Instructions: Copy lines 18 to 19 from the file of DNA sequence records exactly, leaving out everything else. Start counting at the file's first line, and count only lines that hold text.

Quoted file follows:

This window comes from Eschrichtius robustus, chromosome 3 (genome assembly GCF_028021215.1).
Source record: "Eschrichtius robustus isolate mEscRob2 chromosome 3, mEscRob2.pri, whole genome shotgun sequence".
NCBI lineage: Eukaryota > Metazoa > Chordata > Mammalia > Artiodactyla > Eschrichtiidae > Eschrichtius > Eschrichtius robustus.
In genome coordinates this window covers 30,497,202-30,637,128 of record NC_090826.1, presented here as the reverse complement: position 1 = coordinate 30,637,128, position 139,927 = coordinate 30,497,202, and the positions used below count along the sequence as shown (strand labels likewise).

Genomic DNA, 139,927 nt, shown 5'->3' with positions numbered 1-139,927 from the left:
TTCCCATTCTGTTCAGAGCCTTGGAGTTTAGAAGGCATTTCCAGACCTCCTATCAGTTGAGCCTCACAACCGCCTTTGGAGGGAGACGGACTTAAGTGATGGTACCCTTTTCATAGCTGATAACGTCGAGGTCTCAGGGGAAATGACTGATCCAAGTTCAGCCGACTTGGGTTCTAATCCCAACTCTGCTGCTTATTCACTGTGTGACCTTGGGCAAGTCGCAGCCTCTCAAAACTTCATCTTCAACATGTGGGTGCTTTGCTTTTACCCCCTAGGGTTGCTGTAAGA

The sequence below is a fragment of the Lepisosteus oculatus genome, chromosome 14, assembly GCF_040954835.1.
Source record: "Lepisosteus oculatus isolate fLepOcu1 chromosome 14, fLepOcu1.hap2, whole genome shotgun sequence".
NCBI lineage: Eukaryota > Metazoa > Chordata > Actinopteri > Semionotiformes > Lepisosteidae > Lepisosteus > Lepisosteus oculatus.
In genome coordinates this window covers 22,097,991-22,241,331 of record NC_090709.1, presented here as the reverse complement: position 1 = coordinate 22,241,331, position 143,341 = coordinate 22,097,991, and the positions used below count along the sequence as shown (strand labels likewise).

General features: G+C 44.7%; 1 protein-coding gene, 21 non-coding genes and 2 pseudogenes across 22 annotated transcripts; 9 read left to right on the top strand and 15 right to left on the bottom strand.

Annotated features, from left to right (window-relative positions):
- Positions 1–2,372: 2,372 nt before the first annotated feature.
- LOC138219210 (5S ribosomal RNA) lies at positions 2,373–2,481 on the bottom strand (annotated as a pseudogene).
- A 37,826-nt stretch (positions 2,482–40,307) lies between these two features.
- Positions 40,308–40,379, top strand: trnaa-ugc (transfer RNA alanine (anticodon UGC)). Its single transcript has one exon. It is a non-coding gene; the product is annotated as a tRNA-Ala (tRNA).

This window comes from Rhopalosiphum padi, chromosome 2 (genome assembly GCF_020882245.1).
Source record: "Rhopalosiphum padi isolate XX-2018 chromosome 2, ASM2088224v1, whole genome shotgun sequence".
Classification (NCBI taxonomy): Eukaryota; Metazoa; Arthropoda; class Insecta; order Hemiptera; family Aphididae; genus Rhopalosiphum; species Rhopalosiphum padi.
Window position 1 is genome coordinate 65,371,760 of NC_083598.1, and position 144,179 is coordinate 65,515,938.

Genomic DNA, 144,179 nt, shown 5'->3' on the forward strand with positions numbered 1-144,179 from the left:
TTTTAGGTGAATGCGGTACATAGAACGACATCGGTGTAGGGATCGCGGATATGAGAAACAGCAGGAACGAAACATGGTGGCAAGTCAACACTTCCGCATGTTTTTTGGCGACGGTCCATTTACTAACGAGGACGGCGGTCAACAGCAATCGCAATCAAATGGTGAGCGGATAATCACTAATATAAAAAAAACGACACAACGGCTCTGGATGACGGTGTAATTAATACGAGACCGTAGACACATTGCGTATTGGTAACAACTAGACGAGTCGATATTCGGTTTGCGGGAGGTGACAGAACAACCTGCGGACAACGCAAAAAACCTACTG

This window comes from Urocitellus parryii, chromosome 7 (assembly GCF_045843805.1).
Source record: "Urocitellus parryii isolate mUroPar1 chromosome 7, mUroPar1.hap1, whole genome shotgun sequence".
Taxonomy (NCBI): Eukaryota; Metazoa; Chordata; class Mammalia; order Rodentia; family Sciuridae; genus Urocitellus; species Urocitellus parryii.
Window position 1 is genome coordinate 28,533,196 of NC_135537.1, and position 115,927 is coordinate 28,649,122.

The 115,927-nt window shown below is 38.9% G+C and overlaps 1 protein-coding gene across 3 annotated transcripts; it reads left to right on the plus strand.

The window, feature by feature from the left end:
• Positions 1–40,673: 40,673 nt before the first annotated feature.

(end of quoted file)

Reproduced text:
Source record: "Rhopalosiphum padi isolate XX-2018 chromosome 2, ASM2088224v1, whole genome shotgun sequence".
Classification (NCBI taxonomy): Eukaryota; Metazoa; Arthropoda; class Insecta; order Hemiptera; family Aphididae; genus Rhopalosiphum; species Rhopalosiphum padi.